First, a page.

AEthelred Eldridge has recently uploaded numerous images of his work and life to the site Albion Awake. Eldridge is an artist working and teaching at The Ohio State University. He was featured in A Dictionary of the Avante-Garde in 2001, mostly for his black and white art accompanied by text from William Blake’s poetry. Eldridge has long been known as the founder of the Church of William Blake, which burned down in 2001. Eldridge spends much of his time engaged in dramatic vocal readings of William Blake’s Milton, enacting his ideas and creating elaborate images based on Blake’s poetry. His first “AEthelgram,” published in 1976, mentions that “Blake published to the Angels” and urgently calls for the reconstruction of Jerusalem which “yet awhile, lies in ruins. And Hear again what will Be seen; The Serpent Temple writhing in the Dusty Clouds of Albion comes – though the invisible pricking-up of Angelic ears must fail to catch the dronish Motor’s hum.” The themes of death, birth and rebirth are found throughout Eldridge’s work, and surrounds his encounter with Blake’s text. In a profile interview of Eldridge taken in 1992, he refuses to say where he was born. In fact, he denies that he “was ever born. So I don’t have to be born again and again and again and again.”
While being called the “easiest teacher on OU campus,” Eldridge also defamiliarizes the standard pedagogical experience for his students. In a comment section of a recording one student made of his “Art in Your Life” class, some students predictably decry the “meaninglessness” of his courses. One student however, recalls an assignment that seems in line with surrealist experiments from the beginning of the twentieth-century.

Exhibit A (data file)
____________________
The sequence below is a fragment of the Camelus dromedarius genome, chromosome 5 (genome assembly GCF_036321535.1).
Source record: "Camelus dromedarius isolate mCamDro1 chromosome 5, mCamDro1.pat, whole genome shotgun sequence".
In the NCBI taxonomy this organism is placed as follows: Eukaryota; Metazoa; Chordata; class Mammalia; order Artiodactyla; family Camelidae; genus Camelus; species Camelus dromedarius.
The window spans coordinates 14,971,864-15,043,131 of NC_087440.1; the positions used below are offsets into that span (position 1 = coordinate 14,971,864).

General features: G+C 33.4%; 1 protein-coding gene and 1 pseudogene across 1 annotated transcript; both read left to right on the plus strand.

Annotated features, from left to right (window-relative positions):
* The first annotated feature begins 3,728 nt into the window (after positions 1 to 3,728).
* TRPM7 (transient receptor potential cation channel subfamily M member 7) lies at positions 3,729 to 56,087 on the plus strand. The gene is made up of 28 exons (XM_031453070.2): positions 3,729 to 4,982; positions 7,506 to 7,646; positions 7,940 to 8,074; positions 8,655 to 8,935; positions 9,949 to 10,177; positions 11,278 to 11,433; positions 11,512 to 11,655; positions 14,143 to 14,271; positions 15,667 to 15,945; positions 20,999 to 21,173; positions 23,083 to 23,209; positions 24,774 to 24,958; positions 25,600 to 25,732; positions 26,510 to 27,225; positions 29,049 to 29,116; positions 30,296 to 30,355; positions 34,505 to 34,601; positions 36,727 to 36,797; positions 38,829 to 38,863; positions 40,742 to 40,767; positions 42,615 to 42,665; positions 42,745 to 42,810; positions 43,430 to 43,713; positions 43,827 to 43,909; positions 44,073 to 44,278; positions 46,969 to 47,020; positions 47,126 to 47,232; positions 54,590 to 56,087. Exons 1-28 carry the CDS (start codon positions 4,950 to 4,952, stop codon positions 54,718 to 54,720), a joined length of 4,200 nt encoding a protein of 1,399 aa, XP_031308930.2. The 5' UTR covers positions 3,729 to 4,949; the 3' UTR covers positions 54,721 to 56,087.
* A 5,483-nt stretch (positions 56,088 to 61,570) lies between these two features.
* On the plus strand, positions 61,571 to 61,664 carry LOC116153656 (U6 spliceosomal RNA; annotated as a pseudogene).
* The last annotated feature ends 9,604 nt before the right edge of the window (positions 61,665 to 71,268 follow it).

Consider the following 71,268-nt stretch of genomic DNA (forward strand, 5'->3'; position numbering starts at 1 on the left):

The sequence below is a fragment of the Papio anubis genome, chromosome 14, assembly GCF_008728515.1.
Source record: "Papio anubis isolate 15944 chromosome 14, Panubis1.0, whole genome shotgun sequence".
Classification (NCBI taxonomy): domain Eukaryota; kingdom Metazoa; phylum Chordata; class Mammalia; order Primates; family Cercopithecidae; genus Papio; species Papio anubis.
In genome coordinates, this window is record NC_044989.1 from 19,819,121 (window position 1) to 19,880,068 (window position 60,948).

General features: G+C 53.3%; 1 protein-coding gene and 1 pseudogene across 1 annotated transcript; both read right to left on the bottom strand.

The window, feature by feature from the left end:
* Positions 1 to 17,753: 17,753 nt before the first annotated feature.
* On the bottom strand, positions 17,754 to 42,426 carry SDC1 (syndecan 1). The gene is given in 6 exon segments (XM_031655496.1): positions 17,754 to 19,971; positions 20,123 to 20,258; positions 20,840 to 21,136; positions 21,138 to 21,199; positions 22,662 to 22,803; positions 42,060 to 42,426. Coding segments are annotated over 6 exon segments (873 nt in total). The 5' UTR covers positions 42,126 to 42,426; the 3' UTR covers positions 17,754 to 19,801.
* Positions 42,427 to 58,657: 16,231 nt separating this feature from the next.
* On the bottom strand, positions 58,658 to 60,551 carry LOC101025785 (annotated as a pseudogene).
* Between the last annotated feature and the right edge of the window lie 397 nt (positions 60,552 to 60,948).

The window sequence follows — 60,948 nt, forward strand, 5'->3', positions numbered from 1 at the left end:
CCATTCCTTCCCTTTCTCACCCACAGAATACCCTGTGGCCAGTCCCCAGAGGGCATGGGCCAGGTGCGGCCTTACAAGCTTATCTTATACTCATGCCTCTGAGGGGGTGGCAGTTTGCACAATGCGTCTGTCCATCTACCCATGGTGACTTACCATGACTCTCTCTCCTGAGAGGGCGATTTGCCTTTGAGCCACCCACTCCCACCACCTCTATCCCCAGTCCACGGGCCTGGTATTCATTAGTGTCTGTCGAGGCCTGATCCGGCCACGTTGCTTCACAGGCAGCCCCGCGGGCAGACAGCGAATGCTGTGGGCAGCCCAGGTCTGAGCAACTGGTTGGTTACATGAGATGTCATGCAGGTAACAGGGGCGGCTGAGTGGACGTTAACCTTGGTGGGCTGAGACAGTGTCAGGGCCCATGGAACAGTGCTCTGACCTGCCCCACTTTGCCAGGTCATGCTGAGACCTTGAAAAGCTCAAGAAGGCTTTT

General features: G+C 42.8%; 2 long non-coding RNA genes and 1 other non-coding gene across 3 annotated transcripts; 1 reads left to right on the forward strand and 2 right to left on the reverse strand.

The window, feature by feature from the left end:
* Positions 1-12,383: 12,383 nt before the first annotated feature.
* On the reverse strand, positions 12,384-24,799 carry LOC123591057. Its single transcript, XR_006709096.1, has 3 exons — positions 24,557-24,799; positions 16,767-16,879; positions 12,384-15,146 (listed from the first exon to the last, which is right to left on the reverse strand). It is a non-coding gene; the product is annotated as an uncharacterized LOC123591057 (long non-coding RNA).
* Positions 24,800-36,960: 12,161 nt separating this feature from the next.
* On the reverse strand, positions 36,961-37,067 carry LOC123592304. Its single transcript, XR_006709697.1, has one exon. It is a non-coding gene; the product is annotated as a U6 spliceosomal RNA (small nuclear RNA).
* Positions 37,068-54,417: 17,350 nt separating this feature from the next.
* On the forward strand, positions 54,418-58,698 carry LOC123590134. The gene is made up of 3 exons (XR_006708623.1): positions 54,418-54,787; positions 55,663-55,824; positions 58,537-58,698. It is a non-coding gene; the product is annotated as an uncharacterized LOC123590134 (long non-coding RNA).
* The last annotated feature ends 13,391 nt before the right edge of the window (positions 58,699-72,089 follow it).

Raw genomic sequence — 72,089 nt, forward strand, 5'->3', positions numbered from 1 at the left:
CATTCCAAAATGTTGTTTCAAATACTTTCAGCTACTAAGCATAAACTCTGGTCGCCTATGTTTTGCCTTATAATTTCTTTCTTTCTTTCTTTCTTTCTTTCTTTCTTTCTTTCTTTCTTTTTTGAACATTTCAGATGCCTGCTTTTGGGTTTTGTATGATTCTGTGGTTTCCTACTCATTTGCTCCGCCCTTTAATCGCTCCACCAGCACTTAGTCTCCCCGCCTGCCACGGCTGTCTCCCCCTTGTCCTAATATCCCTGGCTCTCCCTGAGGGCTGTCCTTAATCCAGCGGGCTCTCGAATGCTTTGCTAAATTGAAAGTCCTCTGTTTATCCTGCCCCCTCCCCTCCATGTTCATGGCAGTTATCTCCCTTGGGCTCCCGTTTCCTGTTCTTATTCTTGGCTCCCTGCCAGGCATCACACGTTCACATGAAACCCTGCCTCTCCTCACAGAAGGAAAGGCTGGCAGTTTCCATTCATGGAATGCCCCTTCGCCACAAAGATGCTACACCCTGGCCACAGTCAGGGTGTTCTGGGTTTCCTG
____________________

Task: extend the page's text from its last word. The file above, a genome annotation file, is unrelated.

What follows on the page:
For the other final, I had to take a rubber glove and stuff it. Then I had to draw an eye on a ping pong ball and cut a hole in the palm of the rubber glove and position the ball so it was sticking out of the hole. I brought it to class the day it was due when he then proceeded to tell us that we could run it over with our car for extra credit. The more tread marks the better.
These kinds of experiences reinforce the Blakean mission of mental fight: by forcing his students to engage with supposedly “meaningless” pedagogical experiences, Eldridge opens their eyes to the visionary possibilities embedded within Blake’s work.
We find this same defamiliarization of the poetic experience tied to his readings of Blake. Eldridge’s didactic, sonorous voice complements Blake’s often wandering yet urgent poetic diction. You can find an example of Eldridge’s voice on the Wired for Books website, where he reads Book 2 of Milton. Eldridge’s poetry has the same prophetic tonality as Blake’s. Apart from the poetic invocation of his William Blake newsletter, he explains on his website how the church becomes an “English church in the Wilderness” of Ohio. He mentions “a fury hidden. In America. In Ohio,” urging his readers to “Go to the Horses Mouth; which is ever falling” and to not consider William Blake as an “Object of Worship. He is an Exmplar. And he construes in the Intellect the sleep of Albion.”
You may find information about AEthelred Eldridge, including his art, poetry, and William Blake newsletters on his website, Albion Awake.